• Opportunity stage forecasting: Grouping leads by their stage in the buying process and assigning each stage a close probability based on historical data.
  • Market analysis: Investigating macroeconomic forces and their impact on future sales.

Time series forecasting methods, for example, are a specific type of historical forecasting that look at patterns and trends in sales strictly based on a measured period of time, or in a sequence. This type of methodology doesn’t include other factors that might have contributed to a rise or fall in sales — like product marketing, changes in economic conditions, consumer behavior fluctuations — but instead takes a distanced, unbiased approach to just look for patterns in data over time.

What are the methods of sales forecasting that drive results?

Forecasting strictly based on quantitative and qualitative data fails to provide a comprehensive understanding of what the future holds for a given sales team — and, more and more, these methodologies are proving obsolete, leaving sales teams in a lurch to find technology relevant enough to keep up.

The missing components in traditional methods of sales forecasting are the right data and technology, which is being alleviated by AI-enabled forecasting tools coming to the market. Collective[i] is the only one that uses a neural network to combine historical data and outside sources to drive revenue growth for sales teams.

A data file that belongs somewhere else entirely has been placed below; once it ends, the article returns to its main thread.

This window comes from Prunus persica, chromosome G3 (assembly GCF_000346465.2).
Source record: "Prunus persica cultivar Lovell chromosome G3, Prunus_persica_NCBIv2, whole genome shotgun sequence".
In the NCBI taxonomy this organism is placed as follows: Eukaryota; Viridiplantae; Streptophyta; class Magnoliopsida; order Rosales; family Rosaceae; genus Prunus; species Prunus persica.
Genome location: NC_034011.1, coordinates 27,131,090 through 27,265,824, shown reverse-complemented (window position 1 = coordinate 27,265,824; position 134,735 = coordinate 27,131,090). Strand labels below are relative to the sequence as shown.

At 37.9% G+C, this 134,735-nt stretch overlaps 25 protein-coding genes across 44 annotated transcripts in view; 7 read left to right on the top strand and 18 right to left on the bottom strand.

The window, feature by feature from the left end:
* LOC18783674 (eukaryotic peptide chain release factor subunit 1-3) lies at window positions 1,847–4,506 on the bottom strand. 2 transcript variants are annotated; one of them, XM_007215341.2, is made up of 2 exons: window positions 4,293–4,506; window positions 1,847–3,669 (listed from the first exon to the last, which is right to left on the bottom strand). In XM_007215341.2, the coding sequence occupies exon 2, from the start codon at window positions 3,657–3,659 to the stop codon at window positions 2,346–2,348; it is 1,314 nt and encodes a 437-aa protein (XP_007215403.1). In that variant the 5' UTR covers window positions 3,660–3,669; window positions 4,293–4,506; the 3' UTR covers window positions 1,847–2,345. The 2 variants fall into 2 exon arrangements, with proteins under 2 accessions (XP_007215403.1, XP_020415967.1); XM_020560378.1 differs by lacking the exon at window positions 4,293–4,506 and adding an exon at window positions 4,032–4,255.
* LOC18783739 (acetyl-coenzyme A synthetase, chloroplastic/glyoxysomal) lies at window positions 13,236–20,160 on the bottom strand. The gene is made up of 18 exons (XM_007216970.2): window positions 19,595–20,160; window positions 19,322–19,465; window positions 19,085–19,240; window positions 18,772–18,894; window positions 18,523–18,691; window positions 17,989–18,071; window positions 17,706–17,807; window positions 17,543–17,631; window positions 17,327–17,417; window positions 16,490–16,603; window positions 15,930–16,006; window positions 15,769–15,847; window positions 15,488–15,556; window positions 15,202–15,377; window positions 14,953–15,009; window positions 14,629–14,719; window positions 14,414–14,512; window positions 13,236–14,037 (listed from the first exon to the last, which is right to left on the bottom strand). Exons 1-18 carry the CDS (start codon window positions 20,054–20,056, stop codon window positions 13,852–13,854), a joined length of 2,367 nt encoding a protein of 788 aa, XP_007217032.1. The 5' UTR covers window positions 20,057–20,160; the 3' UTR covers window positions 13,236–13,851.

• CRM automation: Machine learning reduces the time spent on data management by your team, automatically inputting and clarifying data input to provide ongoing, real-time data analysis in the form of actionable recommendations.
  • Forecasting improvements: AI-enabled technology synchronizes quantitative and qualitative data to provide quicker, more comprehensive analysis to your sales team on a daily basis.
  • Networked intelligence: As data is collected in a neural network from more and more unique sources — including other businesses and verticals — the accumulated information is leveraged to provide more informed recommendations. Collective[i] expands what is typically available to a given team of sales forecasters to help them make quick market-relevant decisions.

Ready to see what this predictive type of sales forecasting looks like in action? Explore Collective[i] today.